Sunday, 27 January 2013


We drove up Swaledale this afternoon to visit a few sites we'd noted in the past where K fancied taking photographs. As the snow is melting fast and it has been raining a lot, the river and the waterfalls were at their most dramatic. The weather kept changing. One minute the sun shone, the next we were in the midst of fierce showers of rain, hail or snow. It was windy and intensely cold, so we didn't want to spend a lot of time out of the car. We hoped a gallery or a teashop might be open where we could take a break but no such luck (we'd driven the same route the week before and, to our surprise, one or two places had been open). We drove as far up the dale as we felt to be sensible. Not far from the highest point, where the road crosses the col which divides Mallerstang Edge from Nine Standards Rigg, we stopped and turned round, as the road was encrusted with ice. Fortunately, there was a layby at this point. We stopped and opened the flask of coffee we'd brought with us. All around us the hills were streaked with snow. I pointed the camera out the car window and took a couple of photographs. The one I've included here is, I'd guess, the East side of Mallerstang Edge.

 We made our way back down the steep, winding road, stopping for K to take photographs of the waterfalls at Cotterby Scar. This outcrop lies just West of Keld, a small village situated at the crossroads of two long-distance footpaths, the Pennine Way and the Coast to Coast path.


George said...

Oh how I love Swaledale and the surrounding area, Dominic! I remember those falls west of Keld well. Indeed, I spent the night at a wonderful inn in Keld. I could live there, and you would never hear a whimper from me.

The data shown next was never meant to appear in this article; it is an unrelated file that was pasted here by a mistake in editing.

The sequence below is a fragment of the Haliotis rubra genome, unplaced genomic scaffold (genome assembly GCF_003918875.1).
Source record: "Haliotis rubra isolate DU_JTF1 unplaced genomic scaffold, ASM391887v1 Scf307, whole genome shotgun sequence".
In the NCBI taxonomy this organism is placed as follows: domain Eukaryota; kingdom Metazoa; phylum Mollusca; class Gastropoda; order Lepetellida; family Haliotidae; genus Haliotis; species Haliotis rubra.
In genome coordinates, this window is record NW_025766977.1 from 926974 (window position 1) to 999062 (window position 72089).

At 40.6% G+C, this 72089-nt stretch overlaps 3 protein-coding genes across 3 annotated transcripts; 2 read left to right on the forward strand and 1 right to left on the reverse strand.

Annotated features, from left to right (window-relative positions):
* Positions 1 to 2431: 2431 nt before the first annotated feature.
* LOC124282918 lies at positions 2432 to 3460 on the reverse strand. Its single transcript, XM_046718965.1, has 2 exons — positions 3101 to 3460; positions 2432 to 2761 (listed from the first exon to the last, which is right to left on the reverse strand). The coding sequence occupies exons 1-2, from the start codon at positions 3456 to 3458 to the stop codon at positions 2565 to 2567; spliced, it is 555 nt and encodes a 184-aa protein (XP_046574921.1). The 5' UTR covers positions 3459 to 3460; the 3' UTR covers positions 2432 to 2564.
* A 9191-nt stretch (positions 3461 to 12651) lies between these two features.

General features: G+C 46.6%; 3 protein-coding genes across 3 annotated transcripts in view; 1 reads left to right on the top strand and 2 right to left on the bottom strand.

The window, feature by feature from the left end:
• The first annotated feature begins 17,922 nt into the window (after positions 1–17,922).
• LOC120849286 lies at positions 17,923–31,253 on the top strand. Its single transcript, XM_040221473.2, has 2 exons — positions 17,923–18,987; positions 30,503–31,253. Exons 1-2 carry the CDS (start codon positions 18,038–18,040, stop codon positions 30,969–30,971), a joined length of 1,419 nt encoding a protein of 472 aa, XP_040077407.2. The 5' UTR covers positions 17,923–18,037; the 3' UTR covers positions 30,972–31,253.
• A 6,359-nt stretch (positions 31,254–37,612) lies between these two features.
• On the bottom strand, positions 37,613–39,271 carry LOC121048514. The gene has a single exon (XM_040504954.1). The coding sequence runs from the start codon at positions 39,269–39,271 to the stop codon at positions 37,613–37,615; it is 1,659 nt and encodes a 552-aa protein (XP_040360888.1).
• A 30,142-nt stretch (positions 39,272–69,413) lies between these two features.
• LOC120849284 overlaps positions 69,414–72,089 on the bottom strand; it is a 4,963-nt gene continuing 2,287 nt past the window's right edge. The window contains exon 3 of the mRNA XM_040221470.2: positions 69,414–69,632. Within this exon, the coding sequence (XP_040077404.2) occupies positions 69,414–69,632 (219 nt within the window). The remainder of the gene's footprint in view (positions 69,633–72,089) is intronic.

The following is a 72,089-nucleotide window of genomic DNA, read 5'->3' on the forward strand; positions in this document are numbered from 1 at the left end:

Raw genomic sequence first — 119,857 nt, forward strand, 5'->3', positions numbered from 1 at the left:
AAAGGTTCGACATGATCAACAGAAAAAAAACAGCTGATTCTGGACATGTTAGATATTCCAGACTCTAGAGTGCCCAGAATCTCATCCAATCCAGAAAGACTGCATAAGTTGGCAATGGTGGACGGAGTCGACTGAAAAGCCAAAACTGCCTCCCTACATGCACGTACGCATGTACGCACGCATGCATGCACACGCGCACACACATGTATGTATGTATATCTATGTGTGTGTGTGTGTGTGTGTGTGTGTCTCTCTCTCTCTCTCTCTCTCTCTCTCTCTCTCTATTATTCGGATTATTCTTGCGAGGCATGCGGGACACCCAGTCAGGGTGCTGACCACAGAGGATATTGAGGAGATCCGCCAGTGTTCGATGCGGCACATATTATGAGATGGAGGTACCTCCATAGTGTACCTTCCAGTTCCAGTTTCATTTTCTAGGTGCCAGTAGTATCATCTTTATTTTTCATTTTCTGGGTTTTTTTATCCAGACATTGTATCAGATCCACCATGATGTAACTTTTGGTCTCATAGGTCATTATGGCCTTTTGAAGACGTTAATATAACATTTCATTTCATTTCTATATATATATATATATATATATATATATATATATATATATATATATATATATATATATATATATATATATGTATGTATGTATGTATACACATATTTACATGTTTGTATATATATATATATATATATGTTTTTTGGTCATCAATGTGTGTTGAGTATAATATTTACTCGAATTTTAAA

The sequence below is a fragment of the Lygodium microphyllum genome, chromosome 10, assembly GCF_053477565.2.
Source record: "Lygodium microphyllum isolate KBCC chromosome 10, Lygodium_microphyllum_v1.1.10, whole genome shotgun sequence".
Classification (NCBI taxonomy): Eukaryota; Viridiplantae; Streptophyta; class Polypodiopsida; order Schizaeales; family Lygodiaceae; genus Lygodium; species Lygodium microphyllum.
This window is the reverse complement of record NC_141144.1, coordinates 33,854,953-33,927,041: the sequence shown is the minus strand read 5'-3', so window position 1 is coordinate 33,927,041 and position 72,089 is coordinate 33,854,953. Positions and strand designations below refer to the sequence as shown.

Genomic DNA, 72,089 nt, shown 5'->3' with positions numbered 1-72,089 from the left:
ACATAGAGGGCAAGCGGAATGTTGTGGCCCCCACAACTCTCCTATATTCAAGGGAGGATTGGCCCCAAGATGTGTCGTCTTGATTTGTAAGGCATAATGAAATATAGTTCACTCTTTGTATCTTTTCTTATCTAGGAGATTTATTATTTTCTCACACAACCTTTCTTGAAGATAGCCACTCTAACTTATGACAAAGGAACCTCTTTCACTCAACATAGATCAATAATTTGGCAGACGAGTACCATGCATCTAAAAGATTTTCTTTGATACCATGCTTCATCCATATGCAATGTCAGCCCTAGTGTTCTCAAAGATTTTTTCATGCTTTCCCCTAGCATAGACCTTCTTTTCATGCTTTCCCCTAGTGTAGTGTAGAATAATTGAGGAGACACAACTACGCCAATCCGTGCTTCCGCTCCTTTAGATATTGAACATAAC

Tom Stephenson said...

H.I.'s old playground. Nice cheese too.

Rachel Fenton said...

Ah, to have a meander through the dales again....

Jane and Lance Hattatt said...

Hello Dominic:
Such a very dramatic landscape in all seasons, but even more so when seen under such wintry conditions.

It is now many years since we were in that area - so much unspoilt beauty.

Marion McCready said...

love the photo, looked like big waves from the thumbnail :)

Alan Burnett said...

That is a perfect picture of the Dales in winter. Somehow it captures everything : that delicate balance of civilisation and wilderness only the Dales can do.

The Weaver of Grass said...

Thanks for posting that photo. I did suggest to the farmer that we had a drive up there yesterday afternoon, but he counter-suggested that I was mad!

The Solitary Walker said...

I think someone came to grief in the river there at the weekend, Dominic - a sober reminder that it's easy to get into trouble in wild nature.

We must come up and have a walk there with you and Karen in the spring.

Dominic said...

Thanks for these comments, everybody.

G: It would be good. I think if I moved, though, it would have to be to somewhere with a very vibrant cultural life - it might exist up there, but I've not seen evidence that it does.

TS: Personally, I prefer Stilton.

RF: Have you tried doing iy on Google Maps, dragging the little orange man down to the road?

J and L H: Unspoilt, yes. I sometimes wonder though if its not too unspoilt. That sounds odd, I know: but in the National Park there are severe restrictions on what and how you can build (certain stones and slates, etc). It worries me sometimes that we're creating a "living museum" - I'm not sure if the aesthetics add up.

M McC: I took a few shots like that - some with no sky which I though would look OK for desktop "wallpaper".

AB: You're right. I can't say that's my favourite thing about the Dales. I prefer the Lake District - I think there's more magic there.

WG: It was 95% fine as far as roads were concerned. The only ice being very near the top.

SW: Yes. We saw a group with canoes near the Swale. I think the accident happened in the Arkle Beck, (in neighbouring Arkengarthdale). I did sadly wonder if it involved them, though.

And yes, feel free. That would be great.Anytime.

GOAT said...

Great shot, and I reckon it would look good in black and white as well. Just back in blog-reading mode and nearly everyone, in varied corners of the world - UK, Mississippi, Croatia - is writing about snow.